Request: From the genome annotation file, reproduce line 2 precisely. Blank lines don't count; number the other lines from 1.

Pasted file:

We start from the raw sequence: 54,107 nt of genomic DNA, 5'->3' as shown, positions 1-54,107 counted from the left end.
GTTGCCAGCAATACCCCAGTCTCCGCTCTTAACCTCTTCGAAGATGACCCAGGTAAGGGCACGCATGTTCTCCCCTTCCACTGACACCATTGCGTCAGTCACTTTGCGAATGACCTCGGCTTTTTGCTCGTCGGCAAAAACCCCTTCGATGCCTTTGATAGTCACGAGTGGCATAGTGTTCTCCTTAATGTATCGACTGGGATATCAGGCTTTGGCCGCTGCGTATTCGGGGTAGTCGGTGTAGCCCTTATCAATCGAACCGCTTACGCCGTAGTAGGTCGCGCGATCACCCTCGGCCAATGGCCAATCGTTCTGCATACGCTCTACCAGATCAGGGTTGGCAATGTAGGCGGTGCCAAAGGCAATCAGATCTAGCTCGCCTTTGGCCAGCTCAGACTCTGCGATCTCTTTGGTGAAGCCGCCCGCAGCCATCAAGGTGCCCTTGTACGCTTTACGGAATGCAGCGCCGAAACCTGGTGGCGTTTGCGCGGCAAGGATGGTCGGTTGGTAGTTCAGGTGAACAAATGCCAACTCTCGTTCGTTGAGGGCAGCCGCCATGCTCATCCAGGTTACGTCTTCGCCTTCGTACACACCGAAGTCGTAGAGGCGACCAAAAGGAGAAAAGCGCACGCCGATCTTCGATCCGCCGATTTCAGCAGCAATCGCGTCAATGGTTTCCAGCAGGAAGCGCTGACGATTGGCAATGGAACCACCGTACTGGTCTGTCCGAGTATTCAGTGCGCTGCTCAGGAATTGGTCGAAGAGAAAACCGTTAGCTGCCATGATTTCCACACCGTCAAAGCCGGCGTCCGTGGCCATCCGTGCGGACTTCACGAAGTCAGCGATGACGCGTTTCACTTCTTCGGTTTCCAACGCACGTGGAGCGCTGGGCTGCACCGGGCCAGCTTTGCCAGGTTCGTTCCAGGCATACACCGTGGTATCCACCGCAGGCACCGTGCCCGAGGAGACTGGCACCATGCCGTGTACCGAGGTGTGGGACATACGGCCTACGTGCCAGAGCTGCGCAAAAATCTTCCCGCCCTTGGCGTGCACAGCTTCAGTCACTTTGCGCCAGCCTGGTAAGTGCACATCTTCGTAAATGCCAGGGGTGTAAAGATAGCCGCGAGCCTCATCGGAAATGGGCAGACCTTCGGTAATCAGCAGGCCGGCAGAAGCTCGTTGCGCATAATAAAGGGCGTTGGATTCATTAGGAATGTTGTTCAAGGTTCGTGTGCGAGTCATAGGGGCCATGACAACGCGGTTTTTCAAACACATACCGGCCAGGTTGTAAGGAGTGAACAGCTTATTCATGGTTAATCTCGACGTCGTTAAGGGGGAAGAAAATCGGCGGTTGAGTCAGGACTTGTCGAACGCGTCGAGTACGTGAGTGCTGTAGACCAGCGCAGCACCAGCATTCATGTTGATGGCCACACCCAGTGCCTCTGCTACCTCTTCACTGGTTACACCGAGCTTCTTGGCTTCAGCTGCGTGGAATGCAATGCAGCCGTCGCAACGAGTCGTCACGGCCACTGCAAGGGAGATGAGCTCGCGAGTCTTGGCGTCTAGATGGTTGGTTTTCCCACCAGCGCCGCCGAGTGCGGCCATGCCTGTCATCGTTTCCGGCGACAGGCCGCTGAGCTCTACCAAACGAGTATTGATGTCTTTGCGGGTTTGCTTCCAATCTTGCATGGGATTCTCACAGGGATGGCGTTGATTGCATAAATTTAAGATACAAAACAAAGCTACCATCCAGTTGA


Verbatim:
GTTGCCAGCAATACCCCAGTCTCCGCTCTTAACCTCTTCGAAGATGACCCAGGTAAGGGCACGCATGTTCTCCCCTTCCACTGACACCATTGCGTCAGTCACTTTGCGAATGACCTCGGCTTTTTGCTCGTCGGCAAAAACCCCTTCGATGCCTTTGATAGTCACGAGTGGCATAGTGTTCTCCTTAATGTATCGACTGGGATATCAGGCTTTGGCCGCTGCGTATTCGGGGTAGTCGGTGTAGCCCTTATCAATCGAACCGCTTACGCCGTAGTAGGTCGCGCGATCACCCTCGGCCAATGGCCAATCGTTCTGCATACGCTCTACCAGATCAGGGTTGGCAATGTAGGCGGTGCCAAAGGCAATCAGATCTAGCTCGCCTTTGGCCAGCTCAGACTCTGCGATCTCTTTGGTGAAGCCGCCCGCAGCCATCAAGGTGCCCTTGTACGCTTTACGGAATGCAGCGCCGAAACCTGGTGGCGTTTGCGCGGCAAGGATGGTCGGTTGGTAGTTCAGGTGAACAAATGCCAACTCTCGTTCGTTGAGGGCAGCCGCCATGCTCATCCAGGTTACGTCTTCGCCTTCGTACACACCGAAGTCGTAGAGGCGACCAAAAGGAGAAAAGCGCACGCCGATCTTCGATCCGCCGATTTCAGCAGCAATCGCGTCAATGGTTTCCAGCAGGAAGCGCTGACGATTGGCAATGGAACCACCGTACTGGTCTGTCCGAGTATTCAGTGCGCTGCTCAGGAATTGGTCGAAGAGAAAACCGTTAGCTGCCATGATTTCCACACCGTCAAAGCCGGCGTCCGTGGCCATCCGTGCGGACTTCACGAAGTCAGCGATGACGCGTTTCACTTCTTCGGTTTCCAACGCACGTGGAGCGCTGGGCTGCACCGGGCCAGCTTTGCCAGGTTCGTTCCAGGCATACACCGTGGTATCCACCGCAGGCACCGTGCCCGAGGAGACTGGCACCATGCCGTGTACCGAGGTGTGGGACATACGGCCTACGTGCCAGAGCTGCGCAAAAATCTTCCCGCCCTTGGCGTGCACAGCTTCAGTCACTTTGCGCCAGCCTGGTAAGTGCACATCTTCGTAAATGCCAGGGGTGTAAAGATAGCCGCGAGCCTCATCGGAAATGGGCAGACCTTCGGTAATCAGCAGGCCGGCAGAAGCTCGTTGCGCATAATAAAGGGCGTTGGATTCATTAGGAATGTTGTTCAAGGTTCGTGTGCGAGTCATAGGGGCCATGACAACGCGGTTTTTCAAACACATACCGGCCAGGTTGTAAGGAGTGAACAGCTTATTCATGGTTAATCTCGACGTCGTTAAGGGGGAAGAAAATCGGCGGTTGAGTCAGGACTTGTCGAACGCGTCGAGTACGTGAGTGCTGTAGACCAGCGCAGCACCAGCATTCATGTTGATGGCCACACCCAGTGCCTCTGCTACCTCTTCACTGGTTACACCGAGCTTCTTGGCTTCAGCTGCGTGGAATGCAATGCAGCCGTCGCAACGAGTCGTCACGGCCACTGCAAGGGAGATGAGCTCGCGAGTCTTGGCGTCTAGATGGTTGGTTTTCCCACCAGCGCCGCCGAGTGCGGCCATGCCTGTCATCGTTTCCGGCGACAGGCCGCTGAGCTCTACCAAACGAGTATTGATGTCTTTGCGGGTTTGCTTCCAATCTTGCATGGGATTCTCACAGGGATGGCGTTGATTGCATAAATTTAAGATACAAAACAAAGCTACCATCCAGTTGA